April 9, 2018

Rep. Josh Gottheimer wants crackdown on phone scammers who target seniors

PARK RIDGE — It’s tax season, and state officials are warning residents, particularly seniors, to be hyper-vigilant about calls from scammers posing as IRS employees.

Calls to swindle people out of thousands of dollars by impersonating IRS workers, or even family members, peak during this time of year.

Residents of Atrium Senior Living in Park Ridge listened to Rep. Josh Gottheimer, D–Wyckoff, on Monday as he talked of his plans to ask the Federal Trade Commission to double down on IRS impersonation scams and take urgent action to protect consumers.

“We should not have to worry that picking up the phone, believing you are talking to someone from our government, could mean being scammed out of thousands of dollars,” Gottheimer said.

More than 12,000 victims reported over $60 million in losses nationwide to such scams. In New Jersey, one of the six hardest-hit states in the country, victims reported financial losses of more than $2.6 million last year, the congressman said.

The IRS scam is particularly prevalent and begins with an unsolicited phone call trying to extract information or money from unsuspecting victims. The caller may claim that the person owes back taxes or other fees, sometimes even threatening arrest unless they provide money via prepaid debit cards, gift cards, money orders or wire transfers, Gottheimer said.

Popular scams

Other prevalent scams include the “grandparent scam,” in which the caller impersonates a grandchild in trouble who asks the grandparent to wire money fast, said Lorraine Joewono, director of Bergen County Senior Services.
For the Medicare scam, the caller asks asks for the person’s Social Security number, Joewono said.

No reputable government agency will call a person on the phone, Joewono said. Gottheimer urged seniors to hang up the phone if they receive a threatening or suspicious phone call and not to engage the caller.

“Data shows these IRS scams are successfully and increasingly targeting seniors, many of whom live on fixed incomes after working their entire lives to support their families and save for retirement, only to be cheated out of the funds they’ve worked so hard to earn,” Gottheimer said. “According to the AARP, seniors lose $3 billion each year in savings due to scams.”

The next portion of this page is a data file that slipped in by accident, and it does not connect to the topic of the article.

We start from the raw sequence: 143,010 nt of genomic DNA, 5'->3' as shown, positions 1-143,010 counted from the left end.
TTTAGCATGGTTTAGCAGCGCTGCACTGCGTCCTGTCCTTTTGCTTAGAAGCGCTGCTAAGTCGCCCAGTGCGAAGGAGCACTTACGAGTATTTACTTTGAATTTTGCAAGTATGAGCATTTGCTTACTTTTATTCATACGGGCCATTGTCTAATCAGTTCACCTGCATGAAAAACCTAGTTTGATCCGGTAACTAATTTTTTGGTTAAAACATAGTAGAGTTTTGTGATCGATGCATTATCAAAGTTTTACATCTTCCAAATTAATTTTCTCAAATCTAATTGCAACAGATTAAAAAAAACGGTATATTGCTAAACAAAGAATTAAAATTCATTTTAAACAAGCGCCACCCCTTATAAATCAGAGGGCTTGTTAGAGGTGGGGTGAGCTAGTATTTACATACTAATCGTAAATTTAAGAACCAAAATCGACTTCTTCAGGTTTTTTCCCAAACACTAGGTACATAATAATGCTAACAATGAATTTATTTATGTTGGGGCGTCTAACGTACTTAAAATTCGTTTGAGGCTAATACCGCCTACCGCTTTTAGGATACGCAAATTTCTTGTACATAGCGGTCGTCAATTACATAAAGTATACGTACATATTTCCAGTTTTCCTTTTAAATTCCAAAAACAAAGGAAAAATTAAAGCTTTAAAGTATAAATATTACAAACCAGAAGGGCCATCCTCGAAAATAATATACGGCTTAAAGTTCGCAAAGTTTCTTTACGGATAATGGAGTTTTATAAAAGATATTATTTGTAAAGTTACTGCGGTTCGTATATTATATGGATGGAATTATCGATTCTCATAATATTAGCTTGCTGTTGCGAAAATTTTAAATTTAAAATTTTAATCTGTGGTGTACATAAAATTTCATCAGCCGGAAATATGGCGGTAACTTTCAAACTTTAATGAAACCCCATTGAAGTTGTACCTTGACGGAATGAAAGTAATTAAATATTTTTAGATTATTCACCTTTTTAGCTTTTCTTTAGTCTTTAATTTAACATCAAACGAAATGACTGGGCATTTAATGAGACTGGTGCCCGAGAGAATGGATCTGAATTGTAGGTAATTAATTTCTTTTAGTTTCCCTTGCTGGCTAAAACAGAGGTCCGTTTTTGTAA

Interagency commitment

Gottheimer said this administration needs to adopt a comprehensive, interagency commitment to cracking down on these highly effective impersonation scams.

He said he is requesting detailed information on how the FTC is helping consumers protect themselves during tax season, any recommendations the FTC has for Congress to help improve enforcement and how the FTC partners with state agencies such as the New Jersey Office of Consumer Protection to address the troubling financial crimes.

“Our seniors deserve to know what our government is doing to protect them and what additional steps can be taken to step up the fight,” he said.

Other aspects of the congressman’s “Stopping Senior Scam Plan” include a new Senior Scam Hotline. The hotline will be used to solicit individual cases from seniors who have been scammed. The congressman said he is also asking for the immediate passage of the bipartisan Senior Safe Act to allow financial institutions and advisers to report senior exploitation when they see it.

Atrium resident May Ansanelli, 83, said she received a suspicious phone call from someone asking her for information, including her Social Security number.

She said her reply was: “You give me yours and I’ll give you mine.” The caller immediately hung up.

Other seniors should follow her example, state officials said, and never give out pertinent information over the phone.